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Gargling with antiseptic mouthwash may help reduce 'bad' bacteria in diabetes patients: Study

A recent study suggests gargling with an antiseptic mouthwash may help reduce periodontitis-related bacteria in diabetes patients, offering a simple way to improve overall health.

Muskan Gupta Written By: Muskan Gupta New Delhi Published on: February 20, 2024 12:46 IST
Image Source : FREEPIK Gargling with antiseptic mouthwash may reduce 'bad' bacteria in diabetes patients: Study

Maintaining good oral hygiene is not just about fresh breath and healthy gums; it could also play a significant role in managing systemic diseases like Type 2 diabetes. A recent study conducted by researchers from Osaka University in Japan suggests that gargling with an antiseptic mouthwash may help reduce the presence of periodontitis-related bacteria in diabetes patients, potentially offering a simple yet effective way to improve their overall health.

The study, published in the journal Scientific Reports, sheds light on the connection between oral inflammation, particularly gum disease, and serious medical conditions such as Alzheimer's Disease and Type 2 diabetes. Lead author Saaya Matayoshi and her team explored whether gargling with an antiseptic mouthwash containing chlorhexidine gluconate. She said, "There are three highly virulent bacterial species that are linked to periodontitis, or diseases of the tissues surrounding the teeth."

Saaya added, "We decided to see if we could reduce these three species -- Porphyromonas gingivalis, Treponema denticola, and Tannerella forsythia -- in patients with Type 2 diabetes using a mouthwash containing the antiseptic chlorhexidine gluconate."

The researchers conducted a six-month study where participants first gargled with water for the initial period and then switched to antiseptic mouthwash for the subsequent six months. The findings revealed a notable reduction in the targeted bacterial species among those who consistently gargled with the antiseptic mouthwash twice a day.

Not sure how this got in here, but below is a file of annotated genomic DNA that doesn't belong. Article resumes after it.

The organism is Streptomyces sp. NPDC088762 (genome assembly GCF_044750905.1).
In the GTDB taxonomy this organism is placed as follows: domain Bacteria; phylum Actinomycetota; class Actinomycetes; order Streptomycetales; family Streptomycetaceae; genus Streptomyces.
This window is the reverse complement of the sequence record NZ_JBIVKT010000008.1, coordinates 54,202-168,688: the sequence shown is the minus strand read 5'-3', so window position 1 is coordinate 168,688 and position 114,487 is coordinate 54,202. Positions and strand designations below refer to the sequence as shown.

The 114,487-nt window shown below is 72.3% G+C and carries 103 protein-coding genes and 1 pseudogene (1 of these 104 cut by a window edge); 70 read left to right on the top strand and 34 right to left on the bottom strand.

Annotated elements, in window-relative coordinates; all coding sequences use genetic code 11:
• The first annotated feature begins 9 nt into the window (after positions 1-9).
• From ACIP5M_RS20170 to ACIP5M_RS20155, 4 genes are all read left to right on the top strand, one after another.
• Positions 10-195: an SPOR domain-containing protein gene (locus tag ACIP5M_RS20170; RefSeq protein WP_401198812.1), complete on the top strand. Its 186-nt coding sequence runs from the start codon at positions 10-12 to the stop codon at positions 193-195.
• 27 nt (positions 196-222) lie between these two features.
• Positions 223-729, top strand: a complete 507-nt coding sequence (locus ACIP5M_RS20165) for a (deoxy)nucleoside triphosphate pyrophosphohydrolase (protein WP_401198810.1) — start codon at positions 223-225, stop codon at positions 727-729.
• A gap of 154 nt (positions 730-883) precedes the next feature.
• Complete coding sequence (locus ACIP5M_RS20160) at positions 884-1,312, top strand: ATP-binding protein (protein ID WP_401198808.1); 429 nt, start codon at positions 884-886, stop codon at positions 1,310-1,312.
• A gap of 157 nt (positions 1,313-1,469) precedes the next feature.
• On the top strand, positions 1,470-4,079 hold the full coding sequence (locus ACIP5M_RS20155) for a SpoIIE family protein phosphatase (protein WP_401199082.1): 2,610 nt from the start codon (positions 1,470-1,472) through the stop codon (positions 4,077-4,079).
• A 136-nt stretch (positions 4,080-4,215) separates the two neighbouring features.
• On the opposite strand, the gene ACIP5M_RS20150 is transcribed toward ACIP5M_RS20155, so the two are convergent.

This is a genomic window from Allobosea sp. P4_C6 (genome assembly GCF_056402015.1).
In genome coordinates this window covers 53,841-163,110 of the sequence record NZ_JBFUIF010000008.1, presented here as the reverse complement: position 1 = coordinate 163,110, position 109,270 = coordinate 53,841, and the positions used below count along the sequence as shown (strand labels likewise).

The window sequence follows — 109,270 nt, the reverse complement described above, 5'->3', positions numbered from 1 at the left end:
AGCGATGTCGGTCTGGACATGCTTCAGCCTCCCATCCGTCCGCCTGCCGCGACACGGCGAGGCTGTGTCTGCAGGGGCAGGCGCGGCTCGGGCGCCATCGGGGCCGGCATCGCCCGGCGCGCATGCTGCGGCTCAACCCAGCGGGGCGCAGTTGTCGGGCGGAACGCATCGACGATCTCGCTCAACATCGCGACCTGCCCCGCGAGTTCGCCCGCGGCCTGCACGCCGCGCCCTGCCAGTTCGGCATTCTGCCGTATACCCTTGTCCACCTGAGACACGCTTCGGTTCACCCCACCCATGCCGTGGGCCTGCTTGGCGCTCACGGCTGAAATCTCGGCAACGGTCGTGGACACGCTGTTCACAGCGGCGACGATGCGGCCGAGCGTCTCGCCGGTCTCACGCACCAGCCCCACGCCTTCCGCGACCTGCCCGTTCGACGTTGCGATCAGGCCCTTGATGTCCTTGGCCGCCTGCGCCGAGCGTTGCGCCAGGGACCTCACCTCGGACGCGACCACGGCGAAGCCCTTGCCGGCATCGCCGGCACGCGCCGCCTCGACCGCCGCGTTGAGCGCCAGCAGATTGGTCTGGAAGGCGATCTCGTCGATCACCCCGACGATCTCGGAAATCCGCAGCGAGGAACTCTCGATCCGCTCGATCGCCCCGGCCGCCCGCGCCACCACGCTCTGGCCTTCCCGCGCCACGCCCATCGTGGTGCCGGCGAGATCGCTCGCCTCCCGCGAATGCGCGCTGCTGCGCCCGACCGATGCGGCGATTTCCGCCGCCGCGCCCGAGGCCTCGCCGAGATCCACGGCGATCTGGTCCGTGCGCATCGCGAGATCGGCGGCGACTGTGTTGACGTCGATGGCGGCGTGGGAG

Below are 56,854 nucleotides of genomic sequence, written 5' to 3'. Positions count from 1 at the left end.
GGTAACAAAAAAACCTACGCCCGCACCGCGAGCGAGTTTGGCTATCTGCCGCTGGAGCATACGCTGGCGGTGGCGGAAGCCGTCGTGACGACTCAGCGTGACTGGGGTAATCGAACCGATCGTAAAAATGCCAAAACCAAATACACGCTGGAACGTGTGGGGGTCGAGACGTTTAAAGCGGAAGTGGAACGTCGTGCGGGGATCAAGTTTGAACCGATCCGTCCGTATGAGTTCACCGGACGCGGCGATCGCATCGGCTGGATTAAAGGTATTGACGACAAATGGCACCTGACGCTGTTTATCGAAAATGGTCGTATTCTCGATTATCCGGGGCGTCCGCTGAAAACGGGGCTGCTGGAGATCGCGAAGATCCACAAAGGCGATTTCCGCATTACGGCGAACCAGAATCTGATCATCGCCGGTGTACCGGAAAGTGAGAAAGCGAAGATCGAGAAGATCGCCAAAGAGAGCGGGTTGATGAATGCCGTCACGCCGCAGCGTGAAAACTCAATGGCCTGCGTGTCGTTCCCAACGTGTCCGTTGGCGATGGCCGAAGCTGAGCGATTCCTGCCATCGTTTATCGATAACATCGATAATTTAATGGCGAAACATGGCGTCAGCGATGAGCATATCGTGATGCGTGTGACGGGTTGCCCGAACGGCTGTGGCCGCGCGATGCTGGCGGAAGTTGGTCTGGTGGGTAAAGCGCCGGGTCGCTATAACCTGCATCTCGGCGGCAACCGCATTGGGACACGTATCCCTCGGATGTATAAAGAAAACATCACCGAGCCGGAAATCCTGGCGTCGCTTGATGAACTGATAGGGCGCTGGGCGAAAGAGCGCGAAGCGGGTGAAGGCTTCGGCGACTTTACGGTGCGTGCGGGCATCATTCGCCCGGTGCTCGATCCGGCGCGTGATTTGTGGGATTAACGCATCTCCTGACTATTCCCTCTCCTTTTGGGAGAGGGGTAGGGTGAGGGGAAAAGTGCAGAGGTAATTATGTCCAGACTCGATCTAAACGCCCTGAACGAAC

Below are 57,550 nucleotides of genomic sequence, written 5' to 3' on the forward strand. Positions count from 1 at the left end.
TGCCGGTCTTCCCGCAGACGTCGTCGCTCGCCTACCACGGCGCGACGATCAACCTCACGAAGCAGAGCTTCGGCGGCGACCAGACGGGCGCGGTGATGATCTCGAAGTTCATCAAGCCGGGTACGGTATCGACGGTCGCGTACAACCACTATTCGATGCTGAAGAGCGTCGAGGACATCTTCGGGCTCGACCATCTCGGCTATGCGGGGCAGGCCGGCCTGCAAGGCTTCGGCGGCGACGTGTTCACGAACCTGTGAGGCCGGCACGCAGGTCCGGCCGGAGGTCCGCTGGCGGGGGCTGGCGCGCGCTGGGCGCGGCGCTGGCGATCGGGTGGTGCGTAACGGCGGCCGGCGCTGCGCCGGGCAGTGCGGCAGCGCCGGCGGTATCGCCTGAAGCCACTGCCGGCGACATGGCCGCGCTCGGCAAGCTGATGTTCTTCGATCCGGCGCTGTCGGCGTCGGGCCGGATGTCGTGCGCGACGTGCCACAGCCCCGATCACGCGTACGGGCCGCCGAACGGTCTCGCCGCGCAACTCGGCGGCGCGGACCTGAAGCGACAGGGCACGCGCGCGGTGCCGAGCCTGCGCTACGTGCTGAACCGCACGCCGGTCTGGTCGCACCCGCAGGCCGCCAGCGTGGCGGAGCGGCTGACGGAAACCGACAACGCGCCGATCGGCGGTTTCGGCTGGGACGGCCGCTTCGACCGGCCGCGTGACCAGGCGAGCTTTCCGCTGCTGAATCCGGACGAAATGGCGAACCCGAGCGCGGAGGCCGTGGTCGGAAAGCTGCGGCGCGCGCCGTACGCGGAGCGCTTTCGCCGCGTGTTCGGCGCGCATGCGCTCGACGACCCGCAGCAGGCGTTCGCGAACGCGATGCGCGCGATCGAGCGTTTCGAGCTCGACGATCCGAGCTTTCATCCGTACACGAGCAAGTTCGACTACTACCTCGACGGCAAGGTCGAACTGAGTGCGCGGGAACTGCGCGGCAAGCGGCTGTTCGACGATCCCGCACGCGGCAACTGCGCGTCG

Conversely, gargling with water showed no significant effects on bacterial levels or HbA1c levels, a marker of blood sugar control in diabetes patients. "We were unsurprised to see that gargling with water had no effects on bacterial species or HbA1c levels," explained Kazuhiko Nakano, from the varsity.

"However, there was an overall reduction in bacterial species when the patients switched to mouthwash, as long as they were gargling at least twice a day," Nakano added.

Interestingly, the study observed significant variations in individual responses to the antiseptic mouthwash. Younger patients, in particular, experienced greater reductions in bacterial species and showed significant improvements in blood sugar control compared to older patients. While the overall HbA1c levels did not change significantly, the potential for individualized benefits suggests promising future clinical applications for this simple oral hygiene intervention.

The implications of these findings extend beyond diabetes management. Poor oral health has been linked to a range of serious diseases, including dementia, cardiovascular disease, and respiratory tract infections. Therefore, simple strategies to improve oral hygiene, such as gargling with antiseptic mouthwash, could have far-reaching benefits for overall health and well-being.

(with IANS inputs)

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